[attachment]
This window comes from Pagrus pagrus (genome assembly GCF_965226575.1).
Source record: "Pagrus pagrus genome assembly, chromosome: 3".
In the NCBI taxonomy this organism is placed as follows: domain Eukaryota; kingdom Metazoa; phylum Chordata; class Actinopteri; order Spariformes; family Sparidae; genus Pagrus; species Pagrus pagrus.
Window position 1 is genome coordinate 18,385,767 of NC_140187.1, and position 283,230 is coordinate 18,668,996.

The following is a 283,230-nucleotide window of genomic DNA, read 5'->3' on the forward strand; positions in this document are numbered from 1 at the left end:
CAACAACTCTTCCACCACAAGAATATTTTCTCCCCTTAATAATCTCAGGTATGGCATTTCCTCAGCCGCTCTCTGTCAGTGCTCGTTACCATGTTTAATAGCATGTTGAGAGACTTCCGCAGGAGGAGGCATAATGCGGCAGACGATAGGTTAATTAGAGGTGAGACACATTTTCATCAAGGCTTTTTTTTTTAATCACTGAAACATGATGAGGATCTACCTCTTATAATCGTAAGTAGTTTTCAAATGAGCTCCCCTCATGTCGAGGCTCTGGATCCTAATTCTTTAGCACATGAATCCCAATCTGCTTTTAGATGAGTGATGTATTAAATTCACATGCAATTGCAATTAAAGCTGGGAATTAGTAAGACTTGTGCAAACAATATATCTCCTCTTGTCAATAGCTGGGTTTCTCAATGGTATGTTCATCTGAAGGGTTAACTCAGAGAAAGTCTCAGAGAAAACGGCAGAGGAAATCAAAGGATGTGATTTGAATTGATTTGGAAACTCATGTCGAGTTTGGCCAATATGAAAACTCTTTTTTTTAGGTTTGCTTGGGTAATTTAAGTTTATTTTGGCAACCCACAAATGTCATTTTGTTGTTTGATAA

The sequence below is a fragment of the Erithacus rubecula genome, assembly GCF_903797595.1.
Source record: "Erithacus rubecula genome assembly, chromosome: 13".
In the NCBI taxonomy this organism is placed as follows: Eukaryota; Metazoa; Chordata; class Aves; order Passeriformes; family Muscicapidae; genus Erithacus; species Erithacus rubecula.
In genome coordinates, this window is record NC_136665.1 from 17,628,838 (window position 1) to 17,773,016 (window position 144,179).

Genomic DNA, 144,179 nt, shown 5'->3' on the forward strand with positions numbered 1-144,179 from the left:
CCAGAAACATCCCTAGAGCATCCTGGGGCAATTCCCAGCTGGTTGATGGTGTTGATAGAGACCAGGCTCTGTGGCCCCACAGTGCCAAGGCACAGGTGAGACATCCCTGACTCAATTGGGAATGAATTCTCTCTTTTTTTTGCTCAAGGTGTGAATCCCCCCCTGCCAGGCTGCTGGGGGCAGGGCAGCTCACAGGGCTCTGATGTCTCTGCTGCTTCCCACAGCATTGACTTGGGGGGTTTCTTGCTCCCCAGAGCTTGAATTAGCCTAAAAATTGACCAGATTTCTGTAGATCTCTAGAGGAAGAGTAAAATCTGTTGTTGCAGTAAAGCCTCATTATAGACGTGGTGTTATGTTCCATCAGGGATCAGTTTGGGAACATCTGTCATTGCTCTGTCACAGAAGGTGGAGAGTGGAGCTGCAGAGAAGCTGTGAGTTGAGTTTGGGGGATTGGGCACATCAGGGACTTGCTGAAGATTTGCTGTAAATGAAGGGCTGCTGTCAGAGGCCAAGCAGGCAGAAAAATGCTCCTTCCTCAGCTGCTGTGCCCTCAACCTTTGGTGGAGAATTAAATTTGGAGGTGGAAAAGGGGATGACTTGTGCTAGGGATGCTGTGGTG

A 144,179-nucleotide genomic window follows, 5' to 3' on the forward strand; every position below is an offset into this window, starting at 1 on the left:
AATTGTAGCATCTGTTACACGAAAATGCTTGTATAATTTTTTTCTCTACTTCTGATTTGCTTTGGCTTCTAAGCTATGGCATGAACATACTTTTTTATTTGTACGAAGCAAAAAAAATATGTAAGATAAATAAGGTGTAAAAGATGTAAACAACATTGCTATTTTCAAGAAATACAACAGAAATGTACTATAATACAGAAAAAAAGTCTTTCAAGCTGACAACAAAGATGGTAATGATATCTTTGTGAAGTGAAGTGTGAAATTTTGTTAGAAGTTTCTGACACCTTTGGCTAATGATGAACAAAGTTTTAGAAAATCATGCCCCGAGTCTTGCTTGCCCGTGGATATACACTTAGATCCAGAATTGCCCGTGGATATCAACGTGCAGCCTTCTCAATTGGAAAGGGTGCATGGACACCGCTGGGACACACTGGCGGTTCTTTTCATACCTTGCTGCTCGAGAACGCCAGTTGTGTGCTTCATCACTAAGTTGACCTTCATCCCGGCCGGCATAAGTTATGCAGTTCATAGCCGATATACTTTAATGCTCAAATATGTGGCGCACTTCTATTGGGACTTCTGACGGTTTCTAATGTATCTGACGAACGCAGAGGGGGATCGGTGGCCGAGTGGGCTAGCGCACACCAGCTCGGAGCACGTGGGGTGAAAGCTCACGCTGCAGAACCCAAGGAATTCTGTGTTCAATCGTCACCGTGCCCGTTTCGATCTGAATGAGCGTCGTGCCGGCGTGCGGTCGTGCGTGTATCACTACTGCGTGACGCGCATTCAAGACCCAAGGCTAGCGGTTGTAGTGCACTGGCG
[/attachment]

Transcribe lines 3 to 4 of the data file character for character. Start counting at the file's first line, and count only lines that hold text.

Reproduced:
In the NCBI taxonomy this organism is placed as follows: domain Eukaryota; kingdom Metazoa; phylum Chordata; class Actinopteri; order Spariformes; family Sparidae; genus Pagrus; species Pagrus pagrus.
Window position 1 is genome coordinate 18,385,767 of NC_140187.1, and position 283,230 is coordinate 18,668,996.